The Securities and Exchange Commission (SEC) has made charges against Safeguard Metals and its owner, Jeffrey Santulan, for engaging in a multi-million-dollar fraudulent scheme involving hundreds of investors who were at or near retirement age.
According to the SEC’s complaint, from December 2017 through at least July 2021, Safeguard and Santulan “acted as investment advisers and persuaded investors to sell their existing securities”, “transfer the proceeds into self-directed individual retirement accounts”, and “invest the proceeds into gold and silver coins by making false and misleading statements about the safety and liquidity of the investors’ securities investments, Safeguard’s business, and its compensation”.
The SEC allege that Safeguard “fraudulently marketed itself as a full-service investment firm with offices in London, New York City, and Beverly Hills that employed prominent individuals in the securities industry and had $11bn (£8.12bn, €9.73bn) in assets under management.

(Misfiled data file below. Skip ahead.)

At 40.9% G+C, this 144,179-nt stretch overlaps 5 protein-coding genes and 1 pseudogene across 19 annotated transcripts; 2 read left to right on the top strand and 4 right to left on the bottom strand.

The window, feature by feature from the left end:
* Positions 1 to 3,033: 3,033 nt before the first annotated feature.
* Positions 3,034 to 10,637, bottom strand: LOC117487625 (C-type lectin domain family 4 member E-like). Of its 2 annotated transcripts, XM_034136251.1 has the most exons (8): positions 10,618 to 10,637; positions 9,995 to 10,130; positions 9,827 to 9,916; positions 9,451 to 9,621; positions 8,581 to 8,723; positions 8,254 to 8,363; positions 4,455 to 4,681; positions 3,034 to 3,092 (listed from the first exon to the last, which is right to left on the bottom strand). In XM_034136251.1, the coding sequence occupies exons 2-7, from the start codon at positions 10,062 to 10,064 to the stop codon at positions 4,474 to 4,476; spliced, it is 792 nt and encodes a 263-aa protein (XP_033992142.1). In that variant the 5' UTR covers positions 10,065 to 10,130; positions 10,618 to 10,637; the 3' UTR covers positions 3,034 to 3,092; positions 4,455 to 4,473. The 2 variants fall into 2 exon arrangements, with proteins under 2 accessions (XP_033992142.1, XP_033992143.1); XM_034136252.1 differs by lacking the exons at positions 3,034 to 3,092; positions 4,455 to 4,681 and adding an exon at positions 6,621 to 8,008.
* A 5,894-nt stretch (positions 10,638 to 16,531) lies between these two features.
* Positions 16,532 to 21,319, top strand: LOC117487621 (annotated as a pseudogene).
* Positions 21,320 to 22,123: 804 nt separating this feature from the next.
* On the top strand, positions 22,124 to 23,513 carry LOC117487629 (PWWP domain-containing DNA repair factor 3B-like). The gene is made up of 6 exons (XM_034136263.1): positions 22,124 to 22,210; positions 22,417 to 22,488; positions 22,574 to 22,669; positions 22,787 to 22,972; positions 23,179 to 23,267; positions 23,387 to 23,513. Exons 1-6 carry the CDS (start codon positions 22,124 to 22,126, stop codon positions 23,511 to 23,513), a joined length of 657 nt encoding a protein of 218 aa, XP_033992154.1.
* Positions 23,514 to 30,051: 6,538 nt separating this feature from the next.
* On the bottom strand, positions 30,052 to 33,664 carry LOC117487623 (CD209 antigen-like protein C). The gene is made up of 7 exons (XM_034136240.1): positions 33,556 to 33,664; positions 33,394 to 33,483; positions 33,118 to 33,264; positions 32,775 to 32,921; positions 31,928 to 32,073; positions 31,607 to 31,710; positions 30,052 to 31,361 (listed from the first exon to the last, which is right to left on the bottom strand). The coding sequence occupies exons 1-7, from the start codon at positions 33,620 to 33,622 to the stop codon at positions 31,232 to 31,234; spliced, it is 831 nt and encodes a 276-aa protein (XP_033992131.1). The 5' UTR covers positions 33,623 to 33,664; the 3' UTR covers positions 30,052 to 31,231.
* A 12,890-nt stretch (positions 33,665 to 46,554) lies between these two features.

However, the SEC said that Santulan “operated the company from a small, leased space in a Woodland Hills, California office building using sales agents”.
The complaint also said that Safeguard’s “sales agents used prepared scripts, some written by Santulan, that were filled with false and misleading statements about how the market was going to crash and how their retirement accounts would be frozen under a new ‘unpublicised’ law”.
Kathryn Pyszka, an associate director in the SEC’s Chicago regional office, said: “The federal securities laws prohibit deceptive conduct and material misrepresentations in the purchase or sale of securities.
“We will take action when, as alleged, parties fraudulently induce investors to sell their securities through lies and deception.”
The SEC added: “Safeguard and Santulan also allegedly misled investors about Safeguard’s commissions and markups on the coins, charging average markups of approximately 64% on its sales of silver coins, instead of the 4% to 33% markups that they disclosed to investors.
“According to the complaint, Safeguard obtained approximately $67m from the sale of coins to more than 450 mostly elderly, retail investors, and kept approximately $25.5m in mark ups.”
The SEC’s complaint, which was filed in federal district court in Los Angeles, charges Safeguard and Santulan with violating the antifraud provisions of the federal securities laws.
The US regulator is seeking permanent injunctions, disgorgement of allegedly ill-gotten gains, plus interest, and civil penalties.